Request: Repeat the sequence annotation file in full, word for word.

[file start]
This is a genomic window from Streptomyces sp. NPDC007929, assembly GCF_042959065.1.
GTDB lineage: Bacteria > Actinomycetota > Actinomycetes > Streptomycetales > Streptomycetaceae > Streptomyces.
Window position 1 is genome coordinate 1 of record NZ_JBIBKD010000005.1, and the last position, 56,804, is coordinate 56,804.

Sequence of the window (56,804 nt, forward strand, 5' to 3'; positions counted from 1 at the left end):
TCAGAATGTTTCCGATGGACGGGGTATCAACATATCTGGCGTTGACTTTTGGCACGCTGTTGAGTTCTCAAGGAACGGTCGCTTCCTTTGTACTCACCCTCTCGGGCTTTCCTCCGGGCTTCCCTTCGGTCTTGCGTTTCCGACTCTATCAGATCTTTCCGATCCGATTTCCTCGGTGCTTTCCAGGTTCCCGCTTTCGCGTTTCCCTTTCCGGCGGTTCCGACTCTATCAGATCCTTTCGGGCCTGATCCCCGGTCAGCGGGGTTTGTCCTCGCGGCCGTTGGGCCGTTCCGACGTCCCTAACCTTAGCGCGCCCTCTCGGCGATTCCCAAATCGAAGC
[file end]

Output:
This is a genomic window from Streptomyces sp. NPDC007929, assembly GCF_042959065.1.
GTDB lineage: Bacteria > Actinomycetota > Actinomycetes > Streptomycetales > Streptomycetaceae > Streptomyces.
Window position 1 is genome coordinate 1 of record NZ_JBIBKD010000005.1, and the last position, 56,804, is coordinate 56,804.

Sequence of the window (56,804 nt, forward strand, 5' to 3'; positions counted from 1 at the left end):
TCAGAATGTTTCCGATGGACGGGGTATCAACATATCTGGCGTTGACTTTTGGCACGCTGTTGAGTTCTCAAGGAACGGTCGCTTCCTTTGTACTCACCCTCTCGGGCTTTCCTCCGGGCTTCCCTTCGGTCTTGCGTTTCCGACTCTATCAGATCTTTCCGATCCGATTTCCTCGGTGCTTTCCAGGTTCCCGCTTTCGCGTTTCCCTTTCCGGCGGTTCCGACTCTATCAGATCCTTTCGGGCCTGATCCCCGGTCAGCGGGGTTTGTCCTCGCGGCCGTTGGGCCGTTCCGACGTCCCTAACCTTAGCGCGCCCTCTCGGCGATTCCCAAATCGAAGC